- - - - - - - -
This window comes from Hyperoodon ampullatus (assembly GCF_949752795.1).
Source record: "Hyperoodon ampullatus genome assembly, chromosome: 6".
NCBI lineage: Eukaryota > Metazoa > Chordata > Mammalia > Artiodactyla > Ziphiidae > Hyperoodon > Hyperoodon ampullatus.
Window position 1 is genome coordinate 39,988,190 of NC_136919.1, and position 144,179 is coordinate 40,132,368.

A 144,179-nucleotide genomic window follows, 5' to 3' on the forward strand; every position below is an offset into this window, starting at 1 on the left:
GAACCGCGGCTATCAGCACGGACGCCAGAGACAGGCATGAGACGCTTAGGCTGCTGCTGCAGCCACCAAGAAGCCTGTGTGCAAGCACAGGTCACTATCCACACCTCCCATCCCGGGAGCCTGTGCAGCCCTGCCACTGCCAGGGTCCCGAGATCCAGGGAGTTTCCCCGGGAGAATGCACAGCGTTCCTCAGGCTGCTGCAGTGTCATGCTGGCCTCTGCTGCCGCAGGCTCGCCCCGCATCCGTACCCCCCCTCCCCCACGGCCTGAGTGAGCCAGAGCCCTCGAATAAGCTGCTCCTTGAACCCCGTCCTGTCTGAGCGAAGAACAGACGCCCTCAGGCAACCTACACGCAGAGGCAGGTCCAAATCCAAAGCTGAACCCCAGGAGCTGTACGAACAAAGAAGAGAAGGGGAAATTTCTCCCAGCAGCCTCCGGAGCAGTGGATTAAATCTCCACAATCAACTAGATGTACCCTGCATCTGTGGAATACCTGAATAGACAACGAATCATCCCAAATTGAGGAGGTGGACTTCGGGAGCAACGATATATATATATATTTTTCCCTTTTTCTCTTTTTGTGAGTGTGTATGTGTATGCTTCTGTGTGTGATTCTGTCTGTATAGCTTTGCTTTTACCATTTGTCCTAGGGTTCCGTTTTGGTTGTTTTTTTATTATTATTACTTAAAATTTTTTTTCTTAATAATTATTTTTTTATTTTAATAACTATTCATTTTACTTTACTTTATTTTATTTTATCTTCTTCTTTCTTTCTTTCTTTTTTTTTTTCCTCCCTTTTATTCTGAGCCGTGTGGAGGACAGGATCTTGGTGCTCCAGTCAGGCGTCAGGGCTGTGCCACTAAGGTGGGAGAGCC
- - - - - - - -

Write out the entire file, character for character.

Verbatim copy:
This window comes from Hyperoodon ampullatus (assembly GCF_949752795.1).
Source record: "Hyperoodon ampullatus genome assembly, chromosome: 6".
NCBI lineage: Eukaryota > Metazoa > Chordata > Mammalia > Artiodactyla > Ziphiidae > Hyperoodon > Hyperoodon ampullatus.
Window position 1 is genome coordinate 39,988,190 of NC_136919.1, and position 144,179 is coordinate 40,132,368.

A 144,179-nucleotide genomic window follows, 5' to 3' on the forward strand; every position below is an offset into this window, starting at 1 on the left:
GAACCGCGGCTATCAGCACGGACGCCAGAGACAGGCATGAGACGCTTAGGCTGCTGCTGCAGCCACCAAGAAGCCTGTGTGCAAGCACAGGTCACTATCCACACCTCCCATCCCGGGAGCCTGTGCAGCCCTGCCACTGCCAGGGTCCCGAGATCCAGGGAGTTTCCCCGGGAGAATGCACAGCGTTCCTCAGGCTGCTGCAGTGTCATGCTGGCCTCTGCTGCCGCAGGCTCGCCCCGCATCCGTACCCCCCCTCCCCCACGGCCTGAGTGAGCCAGAGCCCTCGAATAAGCTGCTCCTTGAACCCCGTCCTGTCTGAGCGAAGAACAGACGCCCTCAGGCAACCTACACGCAGAGGCAGGTCCAAATCCAAAGCTGAACCCCAGGAGCTGTACGAACAAAGAAGAGAAGGGGAAATTTCTCCCAGCAGCCTCCGGAGCAGTGGATTAAATCTCCACAATCAACTAGATGTACCCTGCATCTGTGGAATACCTGAATAGACAACGAATCATCCCAAATTGAGGAGGTGGACTTCGGGAGCAACGATATATATATATATTTTTCCCTTTTTCTCTTTTTGTGAGTGTGTATGTGTATGCTTCTGTGTGTGATTCTGTCTGTATAGCTTTGCTTTTACCATTTGTCCTAGGGTTCCGTTTTGGTTGTTTTTTTATTATTATTACTTAAAATTTTTTTTCTTAATAATTATTTTTTTATTTTAATAACTATTCATTTTACTTTACTTTATTTTATTTTATCTTCTTCTTTCTTTCTTTCTTTTTTTTTTTCCTCCCTTTTATTCTGAGCCGTGTGGAGGACAGGATCTTGGTGCTCCAGTCAGGCGTCAGGGCTGTGCCACTAAGGTGGGAGAGCC